Crane Data's March MFI with Feb. 28, 2014 data shows total assets falling by $44.9 billion (after rising by $561 million last month) to $2.574 trillion (1,238 funds, the same number as last month. Our broad Crane Money Fund Average 7-Day Yield and 30-Day Yield remained at a record low 0.01% while our Crane 100 Money Fund Index (the 100 largest taxable funds) yielded 0.02% (7-day and 30-day). On a Gross Yield Basis (before expenses were taken out), funds averaged 0.13% (Crane MFA, down one bps) and 0.16% (Crane 100) on an annualized basis for both the 7-day and 30-day yield averages. (So Charged Expenses averaged 0.12% and 0.14% for the two main taxable averages.) The average WAM and WAL for the Crane MFA and the Crane 100 were 45 and 47 days, respectively, unchanged from last month. (See our Crane Index or craneindexes.xlsx history file for more on our averages.)
U.S. Securities and Exchange Commission Commissioner Daniel M. Gallagher took another opportunity to blast capital requirements and banking regulations for investment funds, and warn of the threat of FSOC, at "Remarks Given at the Institute of International Bankers 25th Annual Washington Conference Monday. He didn't say much on pending money fund regulations, but comments, "Before I begin, I'd like to point out that two years ago, I spoke at this conference and discussed the Financial Stability Oversight Council, or FSOC, in great detail. I spoke about the inherently political nature of FSOC, how it had been vested with tremendous power, and how it could threaten our capital markets. So, given everything that has happened since then, I have to say: I told you so." (See also, our Jan. 16 Crane Data News, "SEC Commissioner Gallagher Blasts Capital, Banking Paradigm for Mkts".)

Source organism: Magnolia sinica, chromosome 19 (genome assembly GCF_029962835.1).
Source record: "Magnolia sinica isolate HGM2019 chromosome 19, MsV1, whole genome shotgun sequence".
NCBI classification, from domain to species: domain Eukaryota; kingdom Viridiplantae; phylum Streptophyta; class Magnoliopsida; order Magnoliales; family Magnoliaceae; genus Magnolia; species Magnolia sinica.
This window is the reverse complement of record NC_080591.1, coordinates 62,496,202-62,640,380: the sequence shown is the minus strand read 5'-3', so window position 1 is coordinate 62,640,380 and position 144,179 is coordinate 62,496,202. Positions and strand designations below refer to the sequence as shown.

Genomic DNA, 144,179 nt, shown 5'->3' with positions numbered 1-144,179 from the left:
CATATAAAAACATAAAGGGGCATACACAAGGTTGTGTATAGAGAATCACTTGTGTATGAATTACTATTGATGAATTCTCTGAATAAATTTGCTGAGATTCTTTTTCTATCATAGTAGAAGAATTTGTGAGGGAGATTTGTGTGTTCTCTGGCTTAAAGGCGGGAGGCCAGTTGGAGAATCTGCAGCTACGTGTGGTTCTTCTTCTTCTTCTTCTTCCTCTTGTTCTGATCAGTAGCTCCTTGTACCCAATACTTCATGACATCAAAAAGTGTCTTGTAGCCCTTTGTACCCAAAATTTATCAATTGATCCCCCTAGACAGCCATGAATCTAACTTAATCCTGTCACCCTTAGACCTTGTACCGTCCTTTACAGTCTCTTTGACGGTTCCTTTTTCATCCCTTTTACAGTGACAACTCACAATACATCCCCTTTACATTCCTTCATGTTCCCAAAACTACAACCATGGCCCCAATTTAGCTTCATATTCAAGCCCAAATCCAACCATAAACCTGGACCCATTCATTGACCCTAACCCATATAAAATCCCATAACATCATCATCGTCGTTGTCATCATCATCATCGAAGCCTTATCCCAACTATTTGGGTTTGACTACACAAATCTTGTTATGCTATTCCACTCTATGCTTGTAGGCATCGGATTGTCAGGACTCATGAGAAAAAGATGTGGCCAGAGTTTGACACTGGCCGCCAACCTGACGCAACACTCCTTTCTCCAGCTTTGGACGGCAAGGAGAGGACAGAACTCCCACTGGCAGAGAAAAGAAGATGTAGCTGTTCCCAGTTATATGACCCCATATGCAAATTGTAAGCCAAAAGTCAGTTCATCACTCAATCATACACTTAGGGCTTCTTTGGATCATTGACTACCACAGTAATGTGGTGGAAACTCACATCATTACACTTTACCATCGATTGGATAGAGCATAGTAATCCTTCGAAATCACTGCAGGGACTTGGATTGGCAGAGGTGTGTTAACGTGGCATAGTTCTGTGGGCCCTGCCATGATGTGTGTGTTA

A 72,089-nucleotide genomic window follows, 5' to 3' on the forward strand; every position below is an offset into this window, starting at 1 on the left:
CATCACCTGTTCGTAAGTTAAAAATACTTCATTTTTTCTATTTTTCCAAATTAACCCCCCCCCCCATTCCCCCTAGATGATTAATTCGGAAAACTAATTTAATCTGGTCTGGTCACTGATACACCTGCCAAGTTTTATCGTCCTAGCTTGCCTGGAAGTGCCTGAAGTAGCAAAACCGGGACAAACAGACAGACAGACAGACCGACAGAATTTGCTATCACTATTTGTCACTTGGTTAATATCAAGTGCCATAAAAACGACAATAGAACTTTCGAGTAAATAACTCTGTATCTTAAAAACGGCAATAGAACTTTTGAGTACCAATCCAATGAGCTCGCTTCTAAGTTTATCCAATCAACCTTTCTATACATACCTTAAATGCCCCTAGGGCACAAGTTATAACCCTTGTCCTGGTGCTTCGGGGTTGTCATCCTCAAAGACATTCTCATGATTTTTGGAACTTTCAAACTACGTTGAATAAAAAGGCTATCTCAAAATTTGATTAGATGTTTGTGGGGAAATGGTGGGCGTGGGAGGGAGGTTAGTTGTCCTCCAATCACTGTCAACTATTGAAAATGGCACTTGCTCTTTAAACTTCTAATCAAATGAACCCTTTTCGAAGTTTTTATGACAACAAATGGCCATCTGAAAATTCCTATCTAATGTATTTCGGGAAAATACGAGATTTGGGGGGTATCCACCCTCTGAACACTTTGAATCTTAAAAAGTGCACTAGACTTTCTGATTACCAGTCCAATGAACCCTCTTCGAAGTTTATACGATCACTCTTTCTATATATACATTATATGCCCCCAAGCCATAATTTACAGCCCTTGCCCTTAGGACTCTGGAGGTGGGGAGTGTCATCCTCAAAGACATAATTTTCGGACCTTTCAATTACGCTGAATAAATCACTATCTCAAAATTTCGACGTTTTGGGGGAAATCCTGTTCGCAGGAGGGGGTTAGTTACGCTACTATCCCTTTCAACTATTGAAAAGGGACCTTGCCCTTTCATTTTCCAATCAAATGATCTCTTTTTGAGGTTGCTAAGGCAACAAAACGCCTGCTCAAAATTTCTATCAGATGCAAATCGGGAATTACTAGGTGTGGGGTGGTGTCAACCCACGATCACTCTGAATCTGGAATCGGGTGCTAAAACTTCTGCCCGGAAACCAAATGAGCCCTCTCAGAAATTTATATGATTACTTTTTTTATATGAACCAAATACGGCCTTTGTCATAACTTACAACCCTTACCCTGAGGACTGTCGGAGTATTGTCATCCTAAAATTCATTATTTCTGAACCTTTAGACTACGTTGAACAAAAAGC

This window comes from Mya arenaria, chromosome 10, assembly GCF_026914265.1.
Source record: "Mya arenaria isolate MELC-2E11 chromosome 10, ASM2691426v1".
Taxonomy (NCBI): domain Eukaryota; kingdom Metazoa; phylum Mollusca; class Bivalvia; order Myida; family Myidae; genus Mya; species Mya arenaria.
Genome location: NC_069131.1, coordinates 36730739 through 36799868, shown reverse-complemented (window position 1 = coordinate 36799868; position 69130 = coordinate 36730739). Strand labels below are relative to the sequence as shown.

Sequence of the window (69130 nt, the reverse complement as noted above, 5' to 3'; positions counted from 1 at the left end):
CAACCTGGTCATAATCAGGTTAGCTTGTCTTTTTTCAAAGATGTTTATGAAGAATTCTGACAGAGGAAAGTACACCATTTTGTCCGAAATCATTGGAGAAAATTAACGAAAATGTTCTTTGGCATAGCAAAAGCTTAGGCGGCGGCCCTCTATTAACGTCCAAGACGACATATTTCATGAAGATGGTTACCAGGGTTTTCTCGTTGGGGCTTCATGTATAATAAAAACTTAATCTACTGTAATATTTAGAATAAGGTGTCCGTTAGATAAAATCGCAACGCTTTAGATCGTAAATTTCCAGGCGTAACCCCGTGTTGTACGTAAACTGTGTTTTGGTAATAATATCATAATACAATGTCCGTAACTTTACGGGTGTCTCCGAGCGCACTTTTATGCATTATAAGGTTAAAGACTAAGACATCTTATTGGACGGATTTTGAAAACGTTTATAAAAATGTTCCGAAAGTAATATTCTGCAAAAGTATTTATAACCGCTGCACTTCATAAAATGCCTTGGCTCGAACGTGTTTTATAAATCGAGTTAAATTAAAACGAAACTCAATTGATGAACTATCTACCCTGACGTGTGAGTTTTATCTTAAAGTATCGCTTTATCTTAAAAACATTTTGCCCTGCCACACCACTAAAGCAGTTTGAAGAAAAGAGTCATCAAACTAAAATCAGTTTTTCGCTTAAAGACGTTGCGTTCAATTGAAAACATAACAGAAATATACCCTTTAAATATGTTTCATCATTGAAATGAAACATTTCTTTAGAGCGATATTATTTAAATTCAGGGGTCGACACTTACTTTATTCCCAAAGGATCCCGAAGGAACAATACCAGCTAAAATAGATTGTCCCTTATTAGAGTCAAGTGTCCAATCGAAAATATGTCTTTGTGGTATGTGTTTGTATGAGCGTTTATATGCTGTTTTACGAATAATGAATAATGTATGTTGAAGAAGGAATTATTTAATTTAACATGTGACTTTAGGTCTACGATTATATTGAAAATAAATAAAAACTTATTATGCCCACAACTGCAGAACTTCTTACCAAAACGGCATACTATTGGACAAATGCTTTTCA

Gallagher continues, "Today, I'd like to share some thoughts about regulatory capital requirements. I've spoken before about the significant differences between bank capital and broker-dealer capital, because I fear that these distinctions are all too often overlooked in the debates over regulatory capital.... In the capital markets, there is no opportunity without risk -- and that means real risk, with a real potential for losses. Whereas bank capital requirements are based on the reduction of risk and the avoidance of failure, broker-dealer capital requirements are designed to manage risk -- and the corresponding potential for failure -- by providing enough of a cushion to ensure that a failed broker-dealer can liquidate in an orderly manner, allowing for the transfer of customer assets to another broker-dealer."
He says, "As I said, it's counterintuitive, but the possibility -- and the reality -- of failure is part of our capital markets.... A safety-and-soundness bank-based capital regime simply doesn't work in the context of capital markets. To put it another way, when you deposit a dollar into a bank account, you expect to get that dollar back, plus a bit of interest.... When you invest a dollar through a broker-dealer account, however, the market determines how much you get back. You could break even, you could double your investment, or, of course, you could lose part or all of that initial investment. The point is that when we make a bank deposit, we expect, at a minimum, to receive the entirety of our principal back, while when we make an investment, we expect the market to dictate what we receive in return. It stands to reason, therefore, that the capital requirements for broker-dealers must be tailored accordingly."